Thursday, March 18, 2021

The Still Night Sessions: Review by Jim Bouery

When you read a poem or short story by John Patrick Robbins you’re heading into some truly direct, honest, and often disturbing territory. This collection made up of poems and stories, (and poems that feel like stories) is some of Mr. Robbins strongest work yet. Don’t expect to find poetry that tiptoes around its subjects. Don’t expect delicate language or obscure metaphor. Humor, dark and self-deprecating, is often lurking where it might be inappropriate. In fact, sometimes the darkest pieces seem to have a punch line at the end.

Academic poetry purists, if they come across this book, would likely dismiss it after the first few lines. A poem titled In Memory of You begins

There is an app for everything, even to tell you the last time
you washed your ass. 
But at times I wish there was one to tell people when they
should really shut the fuck up.

An academic would complain about the lack of subtlety, the absence of metaphor and the prose-like diction. But Mr. Robbins doesn’t care what the academics or poetry snobs might think. His writing is immediate and driven by an obsession to make it completely self-expressive. Reading these poems and stories is like tearing the pages out of the notebook he’s writing in as he drinks spiked coffee at the breakfast table, or, more likely, as he’s jotting lines down on cheap napkins in a corner bar where he’s tossing back shots with beer chasers.

The reader of this book sometimes feels like a voyeur. The author doesn’t worry about syntax or punctuation. There is no filter here, screening out or hiding emotions or opinions. And the themes of these poems are loneliness, lost love, writing, the dishonesty rampant in the conventional publishing world, leading a dissolute life, and more (self-imposed) loneliness. 

In Doin Time Within My Mind (sic) the author seems to be begging for that feeling of being alone:

If I was to spend my existence in false imprisonment then
dear Lord please give me solitary confinement.

This theme arises several times. And a memory about attempted suicide shows up in a poem titled Company Time. Several poems about the difficulty of interpersonal relationships reinforce the poet’s sense of aloneness. These are often vulnerable and sympathetic, even while they show a streak of paranoia. In Memphis, a poem ostensibly about admiring a woman he sees in a bar, we feel a sense of mistrust and harsh self-awareness in this line:

My dear I will just have to admire you from afar as I decay,
in the distance.

Some poems are disparaging of other authors while extolling honesty. Mr. Robbins has critical words for Hemingway, Bukowski, J. D. Salinger and Jack Kerouac. The criticism is not so much about their work as about their character. He is kindest to Bukowski and seems to identify with him, particularly as a loner. At other times, the author is critical of himself, but there is little self-pity in any part of this book. And it should be noted that this collection has a famous quote from Ernest Hemingway just after the title page.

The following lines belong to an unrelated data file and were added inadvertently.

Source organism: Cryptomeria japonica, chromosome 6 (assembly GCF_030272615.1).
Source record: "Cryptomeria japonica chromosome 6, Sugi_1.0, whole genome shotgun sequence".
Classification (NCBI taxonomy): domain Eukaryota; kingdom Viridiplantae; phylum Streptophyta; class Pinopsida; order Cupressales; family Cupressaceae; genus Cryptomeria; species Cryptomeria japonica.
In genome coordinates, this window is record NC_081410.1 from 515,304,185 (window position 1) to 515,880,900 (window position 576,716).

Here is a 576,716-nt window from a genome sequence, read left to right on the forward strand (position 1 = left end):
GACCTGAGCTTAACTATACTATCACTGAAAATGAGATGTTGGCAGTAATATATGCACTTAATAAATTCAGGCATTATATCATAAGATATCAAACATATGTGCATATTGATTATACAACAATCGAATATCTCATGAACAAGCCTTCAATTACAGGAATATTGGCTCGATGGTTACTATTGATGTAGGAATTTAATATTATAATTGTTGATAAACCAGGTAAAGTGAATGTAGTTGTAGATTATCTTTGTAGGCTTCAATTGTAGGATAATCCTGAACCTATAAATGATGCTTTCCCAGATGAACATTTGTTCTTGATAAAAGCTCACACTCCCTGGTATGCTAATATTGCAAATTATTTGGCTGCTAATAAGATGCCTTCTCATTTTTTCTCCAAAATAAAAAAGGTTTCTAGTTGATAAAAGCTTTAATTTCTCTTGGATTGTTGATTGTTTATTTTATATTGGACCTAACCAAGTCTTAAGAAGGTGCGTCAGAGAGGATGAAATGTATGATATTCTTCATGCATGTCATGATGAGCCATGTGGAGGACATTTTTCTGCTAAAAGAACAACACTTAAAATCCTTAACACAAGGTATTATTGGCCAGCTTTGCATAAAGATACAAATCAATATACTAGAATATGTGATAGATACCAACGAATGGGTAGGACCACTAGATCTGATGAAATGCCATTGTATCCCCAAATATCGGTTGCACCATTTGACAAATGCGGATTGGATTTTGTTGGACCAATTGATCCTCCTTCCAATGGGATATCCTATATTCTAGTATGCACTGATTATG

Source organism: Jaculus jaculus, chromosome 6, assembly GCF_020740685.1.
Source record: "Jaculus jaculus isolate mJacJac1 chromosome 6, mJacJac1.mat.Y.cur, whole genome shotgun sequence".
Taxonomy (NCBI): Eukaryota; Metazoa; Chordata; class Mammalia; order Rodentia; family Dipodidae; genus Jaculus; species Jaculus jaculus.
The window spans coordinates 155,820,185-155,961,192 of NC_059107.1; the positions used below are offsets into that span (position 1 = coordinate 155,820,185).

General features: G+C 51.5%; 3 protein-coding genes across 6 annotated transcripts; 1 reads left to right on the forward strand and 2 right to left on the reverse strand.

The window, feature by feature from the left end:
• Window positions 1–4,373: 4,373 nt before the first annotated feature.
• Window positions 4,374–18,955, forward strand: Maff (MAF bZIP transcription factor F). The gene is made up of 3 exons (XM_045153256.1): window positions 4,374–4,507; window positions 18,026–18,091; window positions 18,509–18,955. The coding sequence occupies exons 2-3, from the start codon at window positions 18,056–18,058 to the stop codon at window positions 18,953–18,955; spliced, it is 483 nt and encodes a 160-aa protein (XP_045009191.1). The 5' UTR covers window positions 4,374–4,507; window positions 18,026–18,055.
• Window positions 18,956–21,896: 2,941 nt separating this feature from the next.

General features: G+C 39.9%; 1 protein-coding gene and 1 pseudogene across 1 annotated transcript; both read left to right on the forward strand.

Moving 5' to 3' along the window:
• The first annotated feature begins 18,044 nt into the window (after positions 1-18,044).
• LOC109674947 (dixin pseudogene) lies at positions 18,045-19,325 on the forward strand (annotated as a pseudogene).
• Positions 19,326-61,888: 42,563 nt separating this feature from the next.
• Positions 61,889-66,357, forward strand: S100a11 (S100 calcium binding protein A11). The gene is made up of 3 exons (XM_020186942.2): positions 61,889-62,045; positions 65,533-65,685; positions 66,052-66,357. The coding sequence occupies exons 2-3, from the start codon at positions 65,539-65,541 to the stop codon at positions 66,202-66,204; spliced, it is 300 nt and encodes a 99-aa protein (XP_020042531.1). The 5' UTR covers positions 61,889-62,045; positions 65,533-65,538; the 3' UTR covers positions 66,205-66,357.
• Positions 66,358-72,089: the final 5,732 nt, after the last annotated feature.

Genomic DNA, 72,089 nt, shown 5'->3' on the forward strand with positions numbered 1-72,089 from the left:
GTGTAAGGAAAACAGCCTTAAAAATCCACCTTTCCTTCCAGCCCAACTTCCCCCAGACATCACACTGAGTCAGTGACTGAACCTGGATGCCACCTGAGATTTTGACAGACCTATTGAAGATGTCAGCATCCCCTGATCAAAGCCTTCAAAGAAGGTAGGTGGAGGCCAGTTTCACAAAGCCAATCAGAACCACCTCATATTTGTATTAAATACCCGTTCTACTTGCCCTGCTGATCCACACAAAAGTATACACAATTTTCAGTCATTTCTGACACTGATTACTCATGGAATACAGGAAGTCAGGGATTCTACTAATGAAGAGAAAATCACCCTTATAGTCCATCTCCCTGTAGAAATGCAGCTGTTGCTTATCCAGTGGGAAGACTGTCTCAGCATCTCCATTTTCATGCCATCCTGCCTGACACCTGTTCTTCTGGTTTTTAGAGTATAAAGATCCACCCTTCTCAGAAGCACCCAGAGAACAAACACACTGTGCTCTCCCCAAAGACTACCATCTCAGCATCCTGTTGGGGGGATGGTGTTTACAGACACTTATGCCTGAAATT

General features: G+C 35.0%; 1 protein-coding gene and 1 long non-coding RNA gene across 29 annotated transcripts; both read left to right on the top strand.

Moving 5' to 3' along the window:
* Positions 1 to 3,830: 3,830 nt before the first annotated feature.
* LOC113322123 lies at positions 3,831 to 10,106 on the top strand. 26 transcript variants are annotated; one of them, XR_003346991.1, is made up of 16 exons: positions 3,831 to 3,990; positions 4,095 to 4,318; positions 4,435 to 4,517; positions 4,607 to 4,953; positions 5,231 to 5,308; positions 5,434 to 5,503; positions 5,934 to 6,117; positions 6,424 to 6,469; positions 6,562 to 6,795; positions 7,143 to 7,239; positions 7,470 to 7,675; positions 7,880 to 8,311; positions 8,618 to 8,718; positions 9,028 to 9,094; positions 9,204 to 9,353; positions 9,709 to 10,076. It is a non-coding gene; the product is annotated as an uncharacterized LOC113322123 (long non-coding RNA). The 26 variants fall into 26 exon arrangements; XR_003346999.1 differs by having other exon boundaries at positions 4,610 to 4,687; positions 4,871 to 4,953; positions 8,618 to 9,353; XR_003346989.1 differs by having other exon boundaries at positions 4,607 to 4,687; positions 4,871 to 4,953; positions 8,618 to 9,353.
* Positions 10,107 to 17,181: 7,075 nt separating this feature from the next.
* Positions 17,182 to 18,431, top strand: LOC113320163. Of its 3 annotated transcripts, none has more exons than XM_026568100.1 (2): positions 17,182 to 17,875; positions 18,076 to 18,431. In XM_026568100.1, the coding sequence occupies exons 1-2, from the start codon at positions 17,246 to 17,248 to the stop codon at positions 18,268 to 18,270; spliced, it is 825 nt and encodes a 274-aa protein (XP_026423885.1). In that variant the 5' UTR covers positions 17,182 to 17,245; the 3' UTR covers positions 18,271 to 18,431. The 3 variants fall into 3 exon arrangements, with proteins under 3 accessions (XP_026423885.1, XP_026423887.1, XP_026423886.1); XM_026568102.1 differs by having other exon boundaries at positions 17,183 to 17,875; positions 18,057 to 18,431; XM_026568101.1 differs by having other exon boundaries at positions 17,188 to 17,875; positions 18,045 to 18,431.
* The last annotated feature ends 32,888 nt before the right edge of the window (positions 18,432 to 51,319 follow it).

The few short stories (or are they long poems?) in the collection are not identified as such and read like dialogues between the narrator and another person. No French Quarter, Who is Tommy, Reading vs Comprehension, Sky Lanterns, and Indiana Cold are all longer pieces with a strong narrative line, yet they also have a structure similar to Mr. Robbin’s poems. Like quality “flash fiction” these pieces are immediately engaging, realistic, and follow a clear story arc. And, in the end, it doesn’t matter if they are long poems or short stories. They are effective and do exactly as the author intended.

This collection is not without its tender moments. It can be found in Let’s Drop Acid, Across Something, A Note Before Our Farewell, and Charley Doesn’t Dream Here Anymore. The last poem is one of those longer pieces that could be mistaken for a short story. It has some very gentle and quietly poetic moments as it explores the declining memory and life of a veteran. These lines are especially poignant:

Turning into a stranger is a horrible sort of disease that eats
away at the soul.

Some of the best modern poetry (and fiction) can be found online in ezines and blogs and journals. Mr. Robbins is a presence in this world and has brought to public attention dozens of poets and authors. He has also brought authors who work in more conventional venues into his online world. And as he has been doing this work as an editor and publisher he has also been constantly writing, producing poetry and fiction that can shake up our presumed perceptions about the life of an author and editor. This collection showcases an honest, driven voice. It is a voice full of pain, anguish, humor, empathy, and creative spirit. Check it out. Your life will be richer.

Jim Bourey is an old poet who divides his year between the Adirondack Mountains and Dover, Delaware. His chapbook “Silence, Interrupted” was published in 2015 by the Broadkill River Press. His work has appeared in Mojave River Review, Paddock Review, Gargoyle and the Broadkill Review and other journals and anthologies. He was first runner up in the Faulkner-Wisdom Poetry Competition in 2012 and 2016. He has served as an adjudicator for the Poetry Out Loud competition in Delaware. In his North Country months, he is active with the St. Lawrence Area Poets and has taken part in Art/Poetry projects in Saranac Lake.


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  2. James Bourey's words have captured the context and ethos of this book perfectly. John Patrick Robbins never writes to impress. He writes from his solitary view on what he views inside and out. This is a book I will always keep.


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